Entertainment- To pep up the event in the mood of the 47th independence anniversary, their will also be music + comedy.

See you on on independence day in an attire with a shade of green and white.

God Bless Nigeria!


‘Jide Adeyemi

Changing Africa from Oxford?

My room at the Egrove Park

There’s no First Lady attending this workshop so I can take pictures… 🙂

A few minutes ago, I arrived at Egrove Park (Oxford’s Said Business School’s executive education centre) at the same time with two other colleagues for the second phase of the Archbishop Tutu Fellowship (ATF) workshop. We’ll be here for the next five days before moving to London for another 4 days of work, and we were yet to settle down into our rooms when one of my colleagues asked, “How’s your group doing with your scenarios?” That brought me back to the reality of the work we are here to do, right in the middle of my admiration for this excellent centre. The Egrove Park is situated in 37 acres of parkland 2 miles from the centre of Oxford city. My welcome pack calls the facility “a place to think” and “… a specialist executive centre [that] understand[s] the needs and priorities of executives.”

Of course, my first question was to know how much it would cost to stay online, but I couldn’t ignore the loud title of the Summer 2007 edition (issue 11) of the Said Business School magazine, Business at Oxford. With the bold headline, “Beyond the Bottom Line,” and an eye-catching image on the cover, I couldn’t resist the urge to turn the pages. The Dean’s Preface (by Colin Mayer) speaks about “market pressures… [being] reconciled with social and environmental concerns” as the issue “explores some of the ways [such reconciliation] is happening.” Steve Coomber also drove home the point (in his Caveat Venditor! article) when he said, “[a] company that successfully positions itself as more socially responsible than its competitors can gain a powerful competitive advantage in the marketplace.” Is anyone from a Nigerian corporation reading this? I’m not sure I’ll be able to read every word in the magazine but some topics such as Not Just for Profit, The Power of One, China’s Green Revolution, Beyond the Business Card and Surfing the Web 2.0 Wave can’t escape my visual probe.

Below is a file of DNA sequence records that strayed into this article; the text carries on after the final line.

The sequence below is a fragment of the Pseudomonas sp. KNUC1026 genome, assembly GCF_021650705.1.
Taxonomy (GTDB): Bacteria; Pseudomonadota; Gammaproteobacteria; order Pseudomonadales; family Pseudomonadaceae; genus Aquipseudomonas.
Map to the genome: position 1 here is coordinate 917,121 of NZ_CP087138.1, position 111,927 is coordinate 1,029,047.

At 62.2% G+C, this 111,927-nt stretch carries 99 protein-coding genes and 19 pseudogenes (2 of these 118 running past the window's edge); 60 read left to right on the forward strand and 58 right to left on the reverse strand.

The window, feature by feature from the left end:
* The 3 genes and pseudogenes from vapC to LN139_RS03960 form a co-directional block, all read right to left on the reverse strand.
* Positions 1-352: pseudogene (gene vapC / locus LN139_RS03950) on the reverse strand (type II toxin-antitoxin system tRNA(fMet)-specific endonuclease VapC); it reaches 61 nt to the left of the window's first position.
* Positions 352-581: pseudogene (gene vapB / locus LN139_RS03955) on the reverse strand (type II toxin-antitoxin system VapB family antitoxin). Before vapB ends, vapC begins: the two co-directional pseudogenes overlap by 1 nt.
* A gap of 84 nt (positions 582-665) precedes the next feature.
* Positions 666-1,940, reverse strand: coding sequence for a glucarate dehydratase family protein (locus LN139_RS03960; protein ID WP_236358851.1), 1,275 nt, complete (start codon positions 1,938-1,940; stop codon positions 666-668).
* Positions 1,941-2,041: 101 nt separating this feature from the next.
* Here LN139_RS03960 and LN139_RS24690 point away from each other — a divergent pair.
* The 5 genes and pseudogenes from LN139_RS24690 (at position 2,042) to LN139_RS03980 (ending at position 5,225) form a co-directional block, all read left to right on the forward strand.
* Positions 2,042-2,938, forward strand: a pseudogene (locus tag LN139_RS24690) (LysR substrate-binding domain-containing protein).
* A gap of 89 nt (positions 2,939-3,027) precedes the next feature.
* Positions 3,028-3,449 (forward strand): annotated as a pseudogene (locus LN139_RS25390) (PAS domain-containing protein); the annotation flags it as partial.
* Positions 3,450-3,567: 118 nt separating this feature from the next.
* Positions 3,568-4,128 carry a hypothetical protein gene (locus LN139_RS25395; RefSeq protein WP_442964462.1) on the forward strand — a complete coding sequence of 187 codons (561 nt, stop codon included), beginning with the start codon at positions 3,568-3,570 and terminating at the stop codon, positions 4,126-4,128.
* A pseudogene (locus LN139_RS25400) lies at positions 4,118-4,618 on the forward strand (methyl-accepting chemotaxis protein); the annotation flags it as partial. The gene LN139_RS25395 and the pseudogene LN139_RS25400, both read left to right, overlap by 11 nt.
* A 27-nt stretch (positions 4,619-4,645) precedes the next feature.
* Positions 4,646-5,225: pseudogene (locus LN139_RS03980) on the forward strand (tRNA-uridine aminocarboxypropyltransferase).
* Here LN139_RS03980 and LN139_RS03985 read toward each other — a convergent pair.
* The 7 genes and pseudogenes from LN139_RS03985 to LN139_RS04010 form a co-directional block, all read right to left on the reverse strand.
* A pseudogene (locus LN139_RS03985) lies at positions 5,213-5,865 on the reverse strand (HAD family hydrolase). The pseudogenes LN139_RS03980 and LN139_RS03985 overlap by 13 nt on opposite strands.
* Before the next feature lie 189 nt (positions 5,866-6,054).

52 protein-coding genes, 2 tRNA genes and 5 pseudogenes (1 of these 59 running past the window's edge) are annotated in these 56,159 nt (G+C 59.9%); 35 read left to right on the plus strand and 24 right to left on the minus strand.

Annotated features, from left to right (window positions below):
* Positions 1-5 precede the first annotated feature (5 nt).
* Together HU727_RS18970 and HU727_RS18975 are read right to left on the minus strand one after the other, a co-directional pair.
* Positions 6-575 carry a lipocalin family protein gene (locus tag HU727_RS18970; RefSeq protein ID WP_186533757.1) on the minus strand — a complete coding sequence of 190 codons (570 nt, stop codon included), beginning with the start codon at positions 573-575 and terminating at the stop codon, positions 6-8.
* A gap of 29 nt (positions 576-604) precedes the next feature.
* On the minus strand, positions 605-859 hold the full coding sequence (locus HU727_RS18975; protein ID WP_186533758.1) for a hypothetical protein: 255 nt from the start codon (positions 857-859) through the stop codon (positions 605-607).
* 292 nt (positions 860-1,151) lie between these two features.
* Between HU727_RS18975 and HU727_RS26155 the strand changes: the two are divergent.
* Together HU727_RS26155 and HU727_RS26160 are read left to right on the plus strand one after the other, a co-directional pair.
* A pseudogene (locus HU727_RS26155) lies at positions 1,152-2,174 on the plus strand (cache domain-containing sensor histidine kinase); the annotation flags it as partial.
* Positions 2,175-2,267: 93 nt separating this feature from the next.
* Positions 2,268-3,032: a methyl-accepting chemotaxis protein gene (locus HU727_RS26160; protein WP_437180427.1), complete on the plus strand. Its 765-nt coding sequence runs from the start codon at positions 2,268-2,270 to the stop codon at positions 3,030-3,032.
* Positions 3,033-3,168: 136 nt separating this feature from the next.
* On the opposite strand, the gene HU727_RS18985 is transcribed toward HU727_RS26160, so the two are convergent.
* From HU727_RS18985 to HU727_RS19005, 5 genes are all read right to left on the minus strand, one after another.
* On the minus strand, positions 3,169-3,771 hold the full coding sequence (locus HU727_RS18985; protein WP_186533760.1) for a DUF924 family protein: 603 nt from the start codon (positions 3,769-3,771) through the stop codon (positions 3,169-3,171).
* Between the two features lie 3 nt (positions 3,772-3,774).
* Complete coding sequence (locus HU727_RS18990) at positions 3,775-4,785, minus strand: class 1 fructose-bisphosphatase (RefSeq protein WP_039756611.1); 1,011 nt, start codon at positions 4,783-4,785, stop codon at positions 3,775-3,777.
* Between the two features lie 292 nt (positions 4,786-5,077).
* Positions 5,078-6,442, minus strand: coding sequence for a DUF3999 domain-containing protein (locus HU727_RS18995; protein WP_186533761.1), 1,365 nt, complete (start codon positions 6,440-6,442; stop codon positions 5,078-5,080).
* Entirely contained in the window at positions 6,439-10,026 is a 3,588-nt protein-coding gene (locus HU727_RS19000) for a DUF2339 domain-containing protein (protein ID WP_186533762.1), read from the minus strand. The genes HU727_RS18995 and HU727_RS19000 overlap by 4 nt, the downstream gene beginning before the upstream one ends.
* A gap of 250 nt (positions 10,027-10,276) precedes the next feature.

While this trip seeks to fit about four objectives (NBC Conference, ATF workshop, visit to University of London and seeing my UK-based friends) into one, the next few days will be spent on the ATF workshop where the focus includes personal reflection, project reports, scenario planning and discussions. At the April ATF workshop in Cape Town, each fellow was required to write a personal letter to him/herself stating what should be accomplished between that time and this September workshop — and I look forward to reading my own letter and comparing notes on how well I’ve done plus how I can improve on my goal attainment index (GAI). We’ll also be giving feedback on the community projects that we have done between April and September, as one of the key requirements of the fellowship; for which I have two interesting projects ( and to discuss. I also look forward to the discussions on African Leadership, which is a central objective of the fellowship program; and, of course, the group reports on the Scenario Planning exercise that we started from the Cape Twon workshop. My group looked at four possible outcomes and I guess I should share an earlier draft of some form of poetic expression of the four scenarios we consider as Africa’s possible future pathways:

1. Things Fall Apart Scenario

Noise in the city
Chaos under our roof
The times have gone sour
Our pain knows no boundary

Africa, what is this?
We cursed the past…
But even this new day;
We can not but wear rags

Things fall apart
Where is the centre of existence
We kill our own
And the strangers also burden us

Held under captivity
By the land from the East
Africa knows itself no more
Her people now speak a strange language

The yokes are heavy
And no help shows afar
Tell me, Africa:
Why are we here today?

2. Divide and Rule Scenario

Our yards stink and make us sick
But the neighbour is friendly
We know not where to go
Even though the stranger brings fruits

We asked them to show us the way
But they took our gold and silver
Lead us, we told our own brothers
And all we got was the cane!

They are not with us